“In addition to reducing costs and environmental impact, the LEAF® surpasses conventional locomotives in many ways,” says Mahoney. “Key to its performance is its higher rail adhesion—the only difference new operators need to learn how to manage. A proprietary traction motor control system automatically backs off current to any one of the four axles that is in danger of slipping. When this condition arises, the LEAF® applies sand to the rail and reduces power to that one axle only. The unit resumes full power as soon as the chance of slipping passes, and the other three axles remain at the amp load designated by the system for the requested speed and track condition. The operator does not need to reduce power, as is necessary for conventional locomotives experiencing wheelslip.”

Mahoney says the LEAF® provides “45% to 60% lower fuel consumption and a life-cycle cost equal to or less than conventional locomotives, 98%-plus reliability, 90% savings on lubricants (synthetic oil changed only once a year), and dramatic reductions in greenhouse gases, NOx, and particulate matter. It does not experience any wet-stacking (oil discharged through the exhaust, which forms a carbon residue that can ignite from noncombusted oil), and thus uses 90% less oil. Maximized tractive effort occurs at speeds less than 10 mph. Its decibel output is 10% lower than conventional locomotives.”

The LEAF®, built on a modified GP-style frame and deck, is equipped with a GP- or SW-style cab with touch-screen controls; Cummins QSX15-L3 600-hp diesel engine (two engines in the DUAL); ONAN 480 KW generator; American Traction Systems proprietary traction motor control system with independent axle control; rebuilt or replaced D77/78 traction motors; new AAR standard wheels; 26L air brake system, and the AMPS power control system, which includes Observe/Analyze/Respond™ (OAR) remote monitoring diagnostics.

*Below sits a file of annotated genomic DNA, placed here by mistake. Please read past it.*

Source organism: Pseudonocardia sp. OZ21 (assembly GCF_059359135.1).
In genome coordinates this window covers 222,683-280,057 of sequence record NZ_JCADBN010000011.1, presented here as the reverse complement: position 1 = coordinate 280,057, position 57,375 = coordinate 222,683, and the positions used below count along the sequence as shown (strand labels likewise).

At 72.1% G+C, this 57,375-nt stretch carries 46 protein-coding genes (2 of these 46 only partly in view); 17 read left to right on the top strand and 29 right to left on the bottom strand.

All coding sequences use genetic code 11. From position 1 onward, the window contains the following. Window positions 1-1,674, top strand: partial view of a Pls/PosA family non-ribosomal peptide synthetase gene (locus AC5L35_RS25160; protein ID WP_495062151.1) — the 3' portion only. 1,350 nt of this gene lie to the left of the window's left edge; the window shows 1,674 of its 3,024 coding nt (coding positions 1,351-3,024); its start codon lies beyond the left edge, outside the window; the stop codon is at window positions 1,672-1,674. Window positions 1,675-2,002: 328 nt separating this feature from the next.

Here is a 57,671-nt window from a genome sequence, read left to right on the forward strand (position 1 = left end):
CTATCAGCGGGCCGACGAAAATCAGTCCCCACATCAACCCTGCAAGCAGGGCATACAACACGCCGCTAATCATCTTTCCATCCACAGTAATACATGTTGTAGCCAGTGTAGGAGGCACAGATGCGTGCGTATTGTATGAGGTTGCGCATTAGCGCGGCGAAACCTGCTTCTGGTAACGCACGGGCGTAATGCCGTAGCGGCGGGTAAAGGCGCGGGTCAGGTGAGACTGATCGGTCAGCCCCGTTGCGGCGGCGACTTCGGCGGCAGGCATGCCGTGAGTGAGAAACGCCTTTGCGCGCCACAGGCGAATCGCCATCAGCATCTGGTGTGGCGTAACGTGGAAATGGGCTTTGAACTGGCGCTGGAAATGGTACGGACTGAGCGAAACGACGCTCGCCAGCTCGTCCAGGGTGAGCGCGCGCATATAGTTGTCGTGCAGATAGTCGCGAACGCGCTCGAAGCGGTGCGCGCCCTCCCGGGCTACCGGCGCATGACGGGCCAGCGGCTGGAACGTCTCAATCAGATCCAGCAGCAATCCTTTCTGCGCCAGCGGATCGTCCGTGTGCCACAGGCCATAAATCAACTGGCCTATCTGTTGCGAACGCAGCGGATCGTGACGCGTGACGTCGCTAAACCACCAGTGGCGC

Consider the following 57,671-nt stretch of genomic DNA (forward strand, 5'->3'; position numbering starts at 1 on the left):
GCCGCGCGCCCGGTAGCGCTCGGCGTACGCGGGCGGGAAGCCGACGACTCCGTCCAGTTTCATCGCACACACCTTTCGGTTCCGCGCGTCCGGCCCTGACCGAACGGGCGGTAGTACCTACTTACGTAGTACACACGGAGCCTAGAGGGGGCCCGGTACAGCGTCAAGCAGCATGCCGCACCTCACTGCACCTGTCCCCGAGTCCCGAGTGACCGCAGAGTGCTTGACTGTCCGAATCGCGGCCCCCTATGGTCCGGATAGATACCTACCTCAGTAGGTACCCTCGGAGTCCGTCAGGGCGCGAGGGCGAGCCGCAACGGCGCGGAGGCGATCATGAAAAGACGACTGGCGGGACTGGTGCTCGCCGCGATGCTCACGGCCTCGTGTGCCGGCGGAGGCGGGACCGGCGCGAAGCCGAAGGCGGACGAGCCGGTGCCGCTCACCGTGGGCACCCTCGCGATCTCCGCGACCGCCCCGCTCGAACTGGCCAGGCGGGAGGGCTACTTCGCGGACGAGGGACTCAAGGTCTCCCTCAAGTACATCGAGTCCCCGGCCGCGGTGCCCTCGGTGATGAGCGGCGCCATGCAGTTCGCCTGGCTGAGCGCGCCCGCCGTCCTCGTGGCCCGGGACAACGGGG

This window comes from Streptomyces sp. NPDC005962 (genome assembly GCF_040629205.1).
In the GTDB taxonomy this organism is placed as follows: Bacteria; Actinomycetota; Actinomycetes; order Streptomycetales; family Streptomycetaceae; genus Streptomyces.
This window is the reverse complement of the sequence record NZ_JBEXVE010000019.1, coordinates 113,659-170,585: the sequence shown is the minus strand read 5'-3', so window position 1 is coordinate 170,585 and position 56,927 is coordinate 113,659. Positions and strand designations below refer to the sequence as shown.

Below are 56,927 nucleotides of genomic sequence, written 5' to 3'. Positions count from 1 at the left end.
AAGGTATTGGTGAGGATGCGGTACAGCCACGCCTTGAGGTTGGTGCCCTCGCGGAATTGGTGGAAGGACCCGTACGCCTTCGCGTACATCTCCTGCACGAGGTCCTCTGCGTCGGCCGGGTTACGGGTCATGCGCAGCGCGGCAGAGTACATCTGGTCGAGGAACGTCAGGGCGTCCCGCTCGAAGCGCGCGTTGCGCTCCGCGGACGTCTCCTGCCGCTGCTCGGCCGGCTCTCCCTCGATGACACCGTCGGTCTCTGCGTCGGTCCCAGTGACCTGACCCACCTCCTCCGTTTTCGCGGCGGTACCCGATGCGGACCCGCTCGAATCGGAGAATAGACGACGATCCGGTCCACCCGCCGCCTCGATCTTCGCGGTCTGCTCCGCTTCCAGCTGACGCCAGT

Data from the AMPS Locomotive Control Unit (LCU) is processed by OAR, and then transmitted via WiFi or cellular systems to a web-based dashboard for locomotive status and performance monitoring by on-site plant managers or operations personnel at remote locations. The LCU communicates with all LEAF® systems: generators, traction control, throttle, reverser, brake, and three-axis accelerometer. Data fed to OAR can be displayed in various forms, including plots, charts, indicators, and histograms.

“The data helps develop improved safety and operating efficiency,” says Mahoney. “It incorporates track speed violations, man-down alerts, hard couplings, throttle positions and forward/reverse settings, penalty brake applications, cab entry, and remote control digital tracking. Additional OAR data can include wheelslip frequency, excessive idling, low-oil alarm, low-temperature monitoring in cold weather, and maintenance schedules.”


NREX 4321Independent axle control (IAC) is one of the distinguishing features of the NRE (National Railway Equipment) NR33CDE-IAC (otherwise known as the SD40-IAC). This tongue-twister of a locomotive designation stands for “3,300-hp, six-axle, dynamic extended brakes, independent axle control.”

When employed in hump yard service, the d.c.-traction NR33CDE-IAC, according to NRE Assistant Vice President Sales and Marketing Keith Batley, offers a unit reduction of one locomotive over a three-unit consist of SD40-2s. This is mostly attributable to a 50% adhesion factor increase over an SD40-2, achieved with NRE’s chopper module and N-Force microprocessor control system. Performance, says Batley, “is equivalent to that of an a.c.-traction locomotive.”

The prototype unit, no. 4321, was as of late August in a six-week testing program at BNSF’s Galesburg (Ill.) yard. This locomotive, which can also be employed in line-haul service, was built on an SD40-2 platform equipped with a 645E3B prime-mover. NRE, however, can also convert a GE d.c.-traction locomotive into one of these versatile and fuel-efficient pieces of modern motive power.